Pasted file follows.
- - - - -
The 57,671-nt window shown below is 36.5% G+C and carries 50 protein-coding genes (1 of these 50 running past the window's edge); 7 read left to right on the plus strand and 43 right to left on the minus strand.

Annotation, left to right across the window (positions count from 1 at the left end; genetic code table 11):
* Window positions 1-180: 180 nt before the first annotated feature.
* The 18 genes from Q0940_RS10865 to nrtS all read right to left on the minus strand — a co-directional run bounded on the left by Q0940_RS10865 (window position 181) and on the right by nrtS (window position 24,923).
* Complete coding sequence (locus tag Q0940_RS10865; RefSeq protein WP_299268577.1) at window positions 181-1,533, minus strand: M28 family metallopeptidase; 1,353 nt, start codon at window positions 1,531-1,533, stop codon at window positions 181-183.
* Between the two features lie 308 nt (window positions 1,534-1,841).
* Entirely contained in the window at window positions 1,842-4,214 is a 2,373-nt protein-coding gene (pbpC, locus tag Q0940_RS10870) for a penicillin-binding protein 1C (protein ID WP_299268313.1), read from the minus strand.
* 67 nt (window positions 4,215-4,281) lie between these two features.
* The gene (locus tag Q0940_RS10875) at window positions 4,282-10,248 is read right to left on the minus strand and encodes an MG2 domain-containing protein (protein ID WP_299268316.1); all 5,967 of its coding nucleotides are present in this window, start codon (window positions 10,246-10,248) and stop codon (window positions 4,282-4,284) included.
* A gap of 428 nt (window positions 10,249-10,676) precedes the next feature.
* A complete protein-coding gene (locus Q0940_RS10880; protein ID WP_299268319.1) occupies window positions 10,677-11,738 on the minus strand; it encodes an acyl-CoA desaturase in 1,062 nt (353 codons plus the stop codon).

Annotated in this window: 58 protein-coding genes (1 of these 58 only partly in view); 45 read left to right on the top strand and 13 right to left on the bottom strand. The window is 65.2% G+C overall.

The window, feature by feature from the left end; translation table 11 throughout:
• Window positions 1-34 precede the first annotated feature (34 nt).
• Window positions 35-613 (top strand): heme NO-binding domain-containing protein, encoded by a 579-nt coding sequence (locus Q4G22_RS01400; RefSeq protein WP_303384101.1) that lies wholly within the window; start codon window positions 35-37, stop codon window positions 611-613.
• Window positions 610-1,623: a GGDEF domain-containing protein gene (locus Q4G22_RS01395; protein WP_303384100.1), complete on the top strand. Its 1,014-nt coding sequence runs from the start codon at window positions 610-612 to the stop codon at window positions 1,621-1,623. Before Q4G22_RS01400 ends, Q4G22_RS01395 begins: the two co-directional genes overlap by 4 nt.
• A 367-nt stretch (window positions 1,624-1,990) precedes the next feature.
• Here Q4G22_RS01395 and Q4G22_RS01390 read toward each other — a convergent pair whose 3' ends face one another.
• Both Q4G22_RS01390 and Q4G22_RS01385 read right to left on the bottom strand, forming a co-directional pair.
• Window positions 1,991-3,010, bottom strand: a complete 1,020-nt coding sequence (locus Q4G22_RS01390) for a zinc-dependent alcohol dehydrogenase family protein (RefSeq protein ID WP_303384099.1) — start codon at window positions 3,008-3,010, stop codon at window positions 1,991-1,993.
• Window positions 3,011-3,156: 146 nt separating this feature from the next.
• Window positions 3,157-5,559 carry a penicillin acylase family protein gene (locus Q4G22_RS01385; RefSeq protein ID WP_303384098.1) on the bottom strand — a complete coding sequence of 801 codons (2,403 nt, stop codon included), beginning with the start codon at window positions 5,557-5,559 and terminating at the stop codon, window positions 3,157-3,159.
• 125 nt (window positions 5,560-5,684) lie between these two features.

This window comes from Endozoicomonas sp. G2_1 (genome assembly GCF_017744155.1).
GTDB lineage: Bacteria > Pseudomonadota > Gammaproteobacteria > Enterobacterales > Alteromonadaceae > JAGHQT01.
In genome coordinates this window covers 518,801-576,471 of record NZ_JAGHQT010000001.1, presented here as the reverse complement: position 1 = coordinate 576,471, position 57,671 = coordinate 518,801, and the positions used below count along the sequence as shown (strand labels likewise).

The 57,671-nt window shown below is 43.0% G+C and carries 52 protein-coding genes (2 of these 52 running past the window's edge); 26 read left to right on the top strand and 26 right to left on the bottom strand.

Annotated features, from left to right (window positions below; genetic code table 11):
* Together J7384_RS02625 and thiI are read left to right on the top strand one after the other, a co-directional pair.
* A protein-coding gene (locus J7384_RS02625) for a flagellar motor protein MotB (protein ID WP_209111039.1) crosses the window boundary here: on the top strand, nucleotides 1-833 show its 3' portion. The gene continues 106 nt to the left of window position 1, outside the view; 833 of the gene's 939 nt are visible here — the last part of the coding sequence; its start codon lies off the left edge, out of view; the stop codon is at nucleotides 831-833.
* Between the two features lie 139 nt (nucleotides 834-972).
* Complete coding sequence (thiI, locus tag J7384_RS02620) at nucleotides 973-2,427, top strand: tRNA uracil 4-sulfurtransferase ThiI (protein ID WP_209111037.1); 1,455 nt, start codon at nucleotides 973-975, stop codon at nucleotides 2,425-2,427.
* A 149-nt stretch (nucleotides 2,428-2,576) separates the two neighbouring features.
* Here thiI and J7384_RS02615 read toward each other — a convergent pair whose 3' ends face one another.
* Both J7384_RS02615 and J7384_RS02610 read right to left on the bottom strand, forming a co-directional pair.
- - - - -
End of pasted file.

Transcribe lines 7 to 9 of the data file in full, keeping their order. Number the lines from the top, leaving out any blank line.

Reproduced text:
* Entirely contained in the window at window positions 1,842-4,214 is a 2,373-nt protein-coding gene (pbpC, locus tag Q0940_RS10870) for a penicillin-binding protein 1C (protein ID WP_299268313.1), read from the minus strand.
* 67 nt (window positions 4,215-4,281) lie between these two features.
* The gene (locus tag Q0940_RS10875) at window positions 4,282-10,248 is read right to left on the minus strand and encodes an MG2 domain-containing protein (protein ID WP_299268316.1); all 5,967 of its coding nucleotides are present in this window, start codon (window positions 10,246-10,248) and stop codon (window positions 4,282-4,284) included.